The years 2016 and 2017 will
determine whether Europe creates a digital roadmap to support competitiveness
and growth, or slips into digital mediocrity.
The centrepiece of this
agenda will be the Digital Single Market, which is one of the priorities of the
European Commission as led by Jean-Claude Juncker. But the broader question is
whether Europe dares to embrace accelerating technological change or fights a
rear-guard action by overly focusing on data privacy and protecting national
industries and ICT champions.
Creating a Digital Single
Market could add €340 billion to the EU economy per year, according to
estimates from the European Parliament. The opportunities are plentiful. Today,
only 15% of online shopping in Europe takes place across borders. The various
EU member countries still differ greatly in terms of digital infrastructure,
business environment, regulation and skill levels.
choice, new industries
If barriers to
cross-border business came down, consumers would benefit from greater choice
and the quality of products and services should improve. Intensified
competition would force European companies to speed up their digitalisation and
transformation efforts, which, in turn, would help them grow. Europe’s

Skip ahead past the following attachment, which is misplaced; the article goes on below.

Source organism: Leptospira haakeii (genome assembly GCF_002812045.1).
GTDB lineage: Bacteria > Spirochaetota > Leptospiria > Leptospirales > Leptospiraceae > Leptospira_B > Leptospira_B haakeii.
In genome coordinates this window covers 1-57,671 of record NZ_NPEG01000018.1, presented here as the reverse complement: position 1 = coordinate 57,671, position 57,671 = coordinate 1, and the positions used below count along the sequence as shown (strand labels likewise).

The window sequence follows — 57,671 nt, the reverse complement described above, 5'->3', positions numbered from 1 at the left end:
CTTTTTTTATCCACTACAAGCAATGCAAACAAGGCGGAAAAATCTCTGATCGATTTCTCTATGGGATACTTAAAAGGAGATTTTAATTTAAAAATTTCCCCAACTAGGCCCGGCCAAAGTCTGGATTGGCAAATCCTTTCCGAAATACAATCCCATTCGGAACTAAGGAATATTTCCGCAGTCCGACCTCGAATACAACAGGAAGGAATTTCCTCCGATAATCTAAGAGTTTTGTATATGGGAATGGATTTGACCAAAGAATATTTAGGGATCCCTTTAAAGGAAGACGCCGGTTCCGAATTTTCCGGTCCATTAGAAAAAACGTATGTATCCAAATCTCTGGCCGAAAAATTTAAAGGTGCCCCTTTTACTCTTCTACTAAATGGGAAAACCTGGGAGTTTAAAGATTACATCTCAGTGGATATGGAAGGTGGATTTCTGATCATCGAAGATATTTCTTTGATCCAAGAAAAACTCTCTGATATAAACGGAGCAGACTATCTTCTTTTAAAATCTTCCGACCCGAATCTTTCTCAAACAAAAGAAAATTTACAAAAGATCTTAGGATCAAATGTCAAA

innovative start-ups, which now frequently decamp to the larger US market to
reach scale, would enjoy more growth opportunities at home. New industries
could develop and expand. Cloud computing, for example, has the potential to reach
€174 billion per year in Europe by 2020.
Removing barriers to
cross-border digital business will not in itself be enough. Digital content and
services will only flow more freely across borders if differences in consumer
protection, copyright laws and VAT systems are evened out.
Over €80 billion will have
to be invested to build fast broadband networks across Europe. Much of this
will have to come from the private sector, which will require stable and
forward-looking regulation. Massive efforts will be needed to train the
engineers, programmers and innovators needed for the digital economy.